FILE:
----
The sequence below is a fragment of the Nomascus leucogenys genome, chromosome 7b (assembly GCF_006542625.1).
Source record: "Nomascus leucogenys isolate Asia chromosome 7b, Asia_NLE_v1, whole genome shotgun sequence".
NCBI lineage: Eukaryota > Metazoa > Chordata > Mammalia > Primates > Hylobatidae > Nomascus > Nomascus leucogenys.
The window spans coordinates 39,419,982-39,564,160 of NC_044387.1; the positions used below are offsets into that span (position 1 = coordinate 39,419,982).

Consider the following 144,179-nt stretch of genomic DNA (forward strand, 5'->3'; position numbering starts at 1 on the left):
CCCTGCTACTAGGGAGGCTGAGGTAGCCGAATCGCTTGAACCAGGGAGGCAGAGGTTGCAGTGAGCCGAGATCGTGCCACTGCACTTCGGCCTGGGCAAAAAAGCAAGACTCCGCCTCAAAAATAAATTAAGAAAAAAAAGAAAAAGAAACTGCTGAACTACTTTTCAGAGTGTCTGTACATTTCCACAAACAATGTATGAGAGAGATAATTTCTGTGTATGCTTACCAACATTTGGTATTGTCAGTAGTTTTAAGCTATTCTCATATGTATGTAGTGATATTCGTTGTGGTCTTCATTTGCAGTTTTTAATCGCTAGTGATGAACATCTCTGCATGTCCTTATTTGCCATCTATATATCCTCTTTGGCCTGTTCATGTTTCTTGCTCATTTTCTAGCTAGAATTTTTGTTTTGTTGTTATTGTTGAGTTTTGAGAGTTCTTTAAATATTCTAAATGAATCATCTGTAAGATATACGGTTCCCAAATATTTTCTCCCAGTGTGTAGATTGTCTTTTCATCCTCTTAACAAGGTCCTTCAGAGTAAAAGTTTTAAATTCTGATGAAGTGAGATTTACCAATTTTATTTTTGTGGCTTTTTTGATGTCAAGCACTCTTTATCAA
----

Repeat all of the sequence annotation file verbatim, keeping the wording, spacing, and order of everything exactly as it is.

The sequence below is a fragment of the Nomascus leucogenys genome, chromosome 7b (assembly GCF_006542625.1).
Source record: "Nomascus leucogenys isolate Asia chromosome 7b, Asia_NLE_v1, whole genome shotgun sequence".
NCBI lineage: Eukaryota > Metazoa > Chordata > Mammalia > Primates > Hylobatidae > Nomascus > Nomascus leucogenys.
The window spans coordinates 39,419,982-39,564,160 of NC_044387.1; the positions used below are offsets into that span (position 1 = coordinate 39,419,982).

Consider the following 144,179-nt stretch of genomic DNA (forward strand, 5'->3'; position numbering starts at 1 on the left):
CCCTGCTACTAGGGAGGCTGAGGTAGCCGAATCGCTTGAACCAGGGAGGCAGAGGTTGCAGTGAGCCGAGATCGTGCCACTGCACTTCGGCCTGGGCAAAAAAGCAAGACTCCGCCTCAAAAATAAATTAAGAAAAAAAAGAAAAAGAAACTGCTGAACTACTTTTCAGAGTGTCTGTACATTTCCACAAACAATGTATGAGAGAGATAATTTCTGTGTATGCTTACCAACATTTGGTATTGTCAGTAGTTTTAAGCTATTCTCATATGTATGTAGTGATATTCGTTGTGGTCTTCATTTGCAGTTTTTAATCGCTAGTGATGAACATCTCTGCATGTCCTTATTTGCCATCTATATATCCTCTTTGGCCTGTTCATGTTTCTTGCTCATTTTCTAGCTAGAATTTTTGTTTTGTTGTTATTGTTGAGTTTTGAGAGTTCTTTAAATATTCTAAATGAATCATCTGTAAGATATACGGTTCCCAAATATTTTCTCCCAGTGTGTAGATTGTCTTTTCATCCTCTTAACAAGGTCCTTCAGAGTAAAAGTTTTAAATTCTGATGAAGTGAGATTTACCAATTTTATTTTTGTGGCTTTTTTGATGTCAAGCACTCTTTATCAA